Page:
Results and discussion
From the XRD pattern, we can know that the SrCO3 from the pure methanol solution have poor crystallinity than those from the methanol/water solution (Figure 2; some crystal planes such as (021), (102), and (200) are only observed in the SrCO3 from the methanol/water solution. The results indicate that the SrCO3 from the methanol/water solution has better developed crystal plane.
In order to investigate the effect of the m/w ratio on the morphology of SrCO3, the crystals were prepared in m/w ratios of 3:2, 1:1, and 2:3. Figure 4 shows the morphologies of the products from the different m/w ratios. It is interesting that the rod-like SrCO3 with different length-diameter ratios were observed in most cases. The results indicated that the m/w ratio has a great effect on the morphology of products. When the ratio of m/w is 3:2 (Figure 4A), irregular plate-like products with a few short rods have been observed in the picture; the rods had a diameter of 90 nm and a length of 600 nm. As the m/w ratio was changed to 1:1, monodisperse rod-like products with a diameter of 120 nm and a length of 1.2 μm were observed (Figure 4B). When the m/w ratio is 2:3, the morphologies (Figure 4C) of the products were similar with those obtained in the m/w ratio of 1:1; it seems that the crystallinity of the products is better than that of Figure 4B.
Although the exact formation mechanism of these morphologies of the SrCO3 crystal is still not clear at present, our results show that the reaction temperature and the m/w ratio have great effects on the morphology. The m/w ratio or the polarity of the mixed solvent had a great effect on the morphology which had been reported by Lou et al.  and Zhang et al. . Studies showed that alcohols can affect the dielectric constant of the medium and change the crystal growth rate . When pure methanol was presented, the -OH of methanol might adsorb to the nuclei of the crystals and change its surface energy and then the morphology of the products. As the temperature was increased, the vibration of -OH groups in methanol was more rapid and absorption effects were weakened . Thus, the morphology of the product has little change at relatively high temperatures of 60°C and 70°C (Figure 3A,B). However, when the methanol/water solution was presented, the forming hydrogen bond between methanol and water prevented the absorption to the nuclei, and rod-like products growing along the c-axis were obtained.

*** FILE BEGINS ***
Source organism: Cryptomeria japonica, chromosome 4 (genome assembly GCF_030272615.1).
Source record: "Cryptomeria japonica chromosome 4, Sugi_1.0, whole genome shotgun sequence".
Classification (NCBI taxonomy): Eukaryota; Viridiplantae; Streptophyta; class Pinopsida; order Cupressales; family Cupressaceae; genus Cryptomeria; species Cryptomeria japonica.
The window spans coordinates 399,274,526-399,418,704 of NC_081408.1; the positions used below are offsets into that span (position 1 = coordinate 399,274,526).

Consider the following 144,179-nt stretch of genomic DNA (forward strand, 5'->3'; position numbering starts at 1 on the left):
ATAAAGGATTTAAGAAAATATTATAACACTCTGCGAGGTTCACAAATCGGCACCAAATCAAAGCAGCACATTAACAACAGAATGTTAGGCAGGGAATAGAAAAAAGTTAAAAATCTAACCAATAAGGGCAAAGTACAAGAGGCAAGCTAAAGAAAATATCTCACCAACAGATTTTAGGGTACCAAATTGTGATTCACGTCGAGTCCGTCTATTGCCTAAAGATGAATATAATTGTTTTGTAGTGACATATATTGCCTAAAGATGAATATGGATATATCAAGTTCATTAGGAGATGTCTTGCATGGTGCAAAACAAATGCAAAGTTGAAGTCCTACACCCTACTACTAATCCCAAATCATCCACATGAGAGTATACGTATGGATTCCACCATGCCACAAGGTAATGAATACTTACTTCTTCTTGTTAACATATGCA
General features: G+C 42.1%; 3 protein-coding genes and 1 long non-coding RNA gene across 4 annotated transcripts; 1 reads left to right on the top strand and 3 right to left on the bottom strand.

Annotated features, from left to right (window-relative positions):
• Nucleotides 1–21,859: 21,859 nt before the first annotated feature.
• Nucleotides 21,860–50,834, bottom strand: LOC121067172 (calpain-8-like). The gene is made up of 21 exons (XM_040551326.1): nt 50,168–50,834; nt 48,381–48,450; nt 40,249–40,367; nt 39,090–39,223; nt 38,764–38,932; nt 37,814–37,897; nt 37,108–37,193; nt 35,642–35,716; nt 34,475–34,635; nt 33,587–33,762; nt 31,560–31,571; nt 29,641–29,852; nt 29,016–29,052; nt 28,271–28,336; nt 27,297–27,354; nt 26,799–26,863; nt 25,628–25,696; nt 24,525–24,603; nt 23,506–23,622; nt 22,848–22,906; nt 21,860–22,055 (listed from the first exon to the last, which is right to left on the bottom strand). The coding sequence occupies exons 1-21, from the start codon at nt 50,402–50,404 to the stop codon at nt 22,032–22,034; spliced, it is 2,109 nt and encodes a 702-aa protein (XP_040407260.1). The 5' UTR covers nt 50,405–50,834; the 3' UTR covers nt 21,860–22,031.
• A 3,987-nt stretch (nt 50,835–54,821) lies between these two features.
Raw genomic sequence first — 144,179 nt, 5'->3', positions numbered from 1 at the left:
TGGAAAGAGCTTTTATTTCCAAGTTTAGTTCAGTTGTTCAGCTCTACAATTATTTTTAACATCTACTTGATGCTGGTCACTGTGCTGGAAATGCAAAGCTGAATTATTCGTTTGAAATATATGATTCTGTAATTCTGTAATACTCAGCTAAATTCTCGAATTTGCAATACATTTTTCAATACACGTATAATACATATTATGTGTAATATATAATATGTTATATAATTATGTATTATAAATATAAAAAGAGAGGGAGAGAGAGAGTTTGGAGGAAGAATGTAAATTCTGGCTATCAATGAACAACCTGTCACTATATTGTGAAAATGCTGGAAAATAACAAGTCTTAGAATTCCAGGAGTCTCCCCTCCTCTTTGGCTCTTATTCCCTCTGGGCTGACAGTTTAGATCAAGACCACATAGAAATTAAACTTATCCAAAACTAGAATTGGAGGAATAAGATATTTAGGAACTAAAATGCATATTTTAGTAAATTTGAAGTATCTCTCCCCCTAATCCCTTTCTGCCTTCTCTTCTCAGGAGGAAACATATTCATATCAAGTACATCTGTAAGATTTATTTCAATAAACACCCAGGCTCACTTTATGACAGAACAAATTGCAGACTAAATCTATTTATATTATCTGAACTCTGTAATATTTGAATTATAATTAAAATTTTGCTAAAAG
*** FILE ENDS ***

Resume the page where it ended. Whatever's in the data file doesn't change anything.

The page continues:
Highly dispersive SrCO3 nanostructures with unique ellipsoid, dumbbell, and rod-like morphologies were successfully synthesized by a facile way in pure methanol or methanol/water solution without additives. The morphology of SrCO3 nanostructures can be controlled flexibly by adjusting the reaction temperature and the m/w ratio. N2 adsorption-desorption result reveals that this dumbbell-like SrCO3 has a mesoporous structure. It is expected that these SrCO3 nanostructures can be used in photocatalysis and electronic manufacturing in the future.
LL is a Ph.D. on chemical engineering science. He researches on crystal growth and design at Guangxi University. Dr. RL works as an associate researcher at the Institute of Process Engineering, Chinese Academy of Sciences. In the National Engineering Laboratory for Hydrometallurgical Cleaner Production Technology, he works on crystal growth and morphology controlling. Professors QF and ZT are experts of chemical engineering at Guangxi University.
This work is supported by the National Nature Foundation of China (20976181).